Fuel TV to boost production in the Middle East

Action sports and lifestyle channel Fuel TV is looking to heavily increase its presence in the Middle East.

World Wakeboarding Association Wake Park World Championships held at Al Forsan International Sports Resort, which was covered by Fuel TV. Courtesy Damnworks
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Sports fans can look forward to bigger and better coverage of events, thanks to plans by international action sports and lifestyle channel Fuel TV to dramatically increase its presence in the region.

The channel, which is watched in about 15 million homes in more than 60 countries worldwide, is broadcast regionally on the OSN network.

Last month, the channel was in Abu Dhabi filming the World Wakeboarding Association Wake Park World Championships at the Al Forsan International Sports Resort – and that is only the first of many regional productions, says Fuel’s vice president, Rui Ventura. “We want to do more and more events in region after this,” he says. “Next year, we plan on both participating in existing events as media partners, and putting on our own events.

“We are working on a number of events alongside OSN. I can’t give details yet, but we’re talking about some key events that we’re closing deals on, alongside major event organisers.”

Fuel is aiming to increase its regional presence in a number of markets and the Middle East is currently the key focus, Ventura says.

“We were formerly part of Fox,” he says. “But following a restructuring, when Fox wanted a single sports channel to compete with the likes of ESPN and NBC, we were given the opportunity to buy ourselves out and now we are masters of our own destiny. Now we are focusing on increasing our brand presence much more in key markets, including the Middle East. We’re focusing on a number of other territories, including Spain and Portugal, Australia, and even relaunching in the United States, but right now the Middle East is crucial.”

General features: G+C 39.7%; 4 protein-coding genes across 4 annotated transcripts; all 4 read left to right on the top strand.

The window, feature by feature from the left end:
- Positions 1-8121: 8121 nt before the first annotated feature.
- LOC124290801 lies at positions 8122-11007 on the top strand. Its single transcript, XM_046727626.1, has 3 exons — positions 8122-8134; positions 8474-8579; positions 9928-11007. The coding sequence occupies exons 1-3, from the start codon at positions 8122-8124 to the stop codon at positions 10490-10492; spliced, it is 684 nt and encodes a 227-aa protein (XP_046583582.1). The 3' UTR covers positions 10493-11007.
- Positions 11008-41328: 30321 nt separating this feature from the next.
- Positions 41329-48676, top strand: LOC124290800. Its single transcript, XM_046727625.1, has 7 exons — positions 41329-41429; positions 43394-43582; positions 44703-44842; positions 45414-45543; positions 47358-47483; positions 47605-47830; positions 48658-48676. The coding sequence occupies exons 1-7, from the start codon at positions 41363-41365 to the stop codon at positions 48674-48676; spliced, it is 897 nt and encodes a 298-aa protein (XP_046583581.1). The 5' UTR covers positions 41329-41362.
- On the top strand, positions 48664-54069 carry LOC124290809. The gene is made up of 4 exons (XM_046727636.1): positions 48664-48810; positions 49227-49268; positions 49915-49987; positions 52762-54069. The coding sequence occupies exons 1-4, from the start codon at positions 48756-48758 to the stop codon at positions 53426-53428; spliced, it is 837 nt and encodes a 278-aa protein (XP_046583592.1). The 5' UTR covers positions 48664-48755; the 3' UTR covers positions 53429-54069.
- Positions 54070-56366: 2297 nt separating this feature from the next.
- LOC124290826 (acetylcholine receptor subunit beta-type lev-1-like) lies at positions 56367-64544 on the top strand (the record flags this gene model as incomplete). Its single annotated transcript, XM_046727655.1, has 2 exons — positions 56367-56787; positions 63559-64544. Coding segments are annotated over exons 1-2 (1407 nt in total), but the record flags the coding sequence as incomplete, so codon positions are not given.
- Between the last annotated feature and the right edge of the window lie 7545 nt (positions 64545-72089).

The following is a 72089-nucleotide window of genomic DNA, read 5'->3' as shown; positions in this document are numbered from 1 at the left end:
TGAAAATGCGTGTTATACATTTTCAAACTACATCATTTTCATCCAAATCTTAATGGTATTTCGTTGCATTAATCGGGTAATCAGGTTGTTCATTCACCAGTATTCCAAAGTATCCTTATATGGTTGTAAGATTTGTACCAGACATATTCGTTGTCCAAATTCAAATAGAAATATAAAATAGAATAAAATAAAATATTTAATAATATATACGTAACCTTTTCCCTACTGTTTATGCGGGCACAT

Fuel’s content focuses on the six main action sports: skateboarding, surfing, snowboarding, BMX, motocross and wakeboarding. The channel also hosts music shows, and fashion and lifestyle content related to the action-sports community.

It also broadcasts documentaries, one of which, Skateistan, explored the skateboarding scene in Afghanistan.

Fuel’s current portfolio of programmes includes 21 different original series, plus live sports coverage and highlights.

“The two main drivers in modern TV are live or original content, so that’s where we’re focusing,” Ventura says.

“We produce 80 per cent of our own content, which is rare for an independent channel.

“These are proper, scripted series, not just highlights or events that happened three months ago. We do a lot of storytelling around the lives of the athletes, and a lot of stuff on sustainability and environmental shows. We’re part of a number of organisations like Surf Aid that protect the environment and the oceans.

“And of course, we cover a lot of music that goes with the lifestyle, too.”

Ventura says Fuel’s coverage of the Abu Dhabi wakeboarding event is only the start of what he hopes will be a rapid rise in Fuel TV’s regional presence.

“This is a stepping stone for us in the region,” he says. “From now on we want to be more relevant to the regional action-sports community. It’s a game-changer for us.

“What we’ve learnt in other markets is that once we connect our in-house content with live events, it’s very important not just in terms of ratings, but for brand engagement in a region or community – and people who skate or surf or snowboard know us and want to identify with us.”

Ventura notes that the region’s exceptionally youthful demographics – the polar opposite of Fuel’s native Europe (the channel’s headquarters are in Lisbon) – is a key aspect of his company’s plans to expand here.

“The youth culture here is one of the fastest-growing and biggest in the world,” he says.

“Action-sports culture here is growing a lot, too, with projects such as X Dubai ... this region seems to be positioning for something bigger, like the Olympics in future.

“Skateboard and surf have both been nominated as Olympic sports, potentially starting in 2020, so there’s a huge potential for the community to grow here.”

But ultimately, it all comes down to one thing. “Young people love good content,” he says, “and we have it”.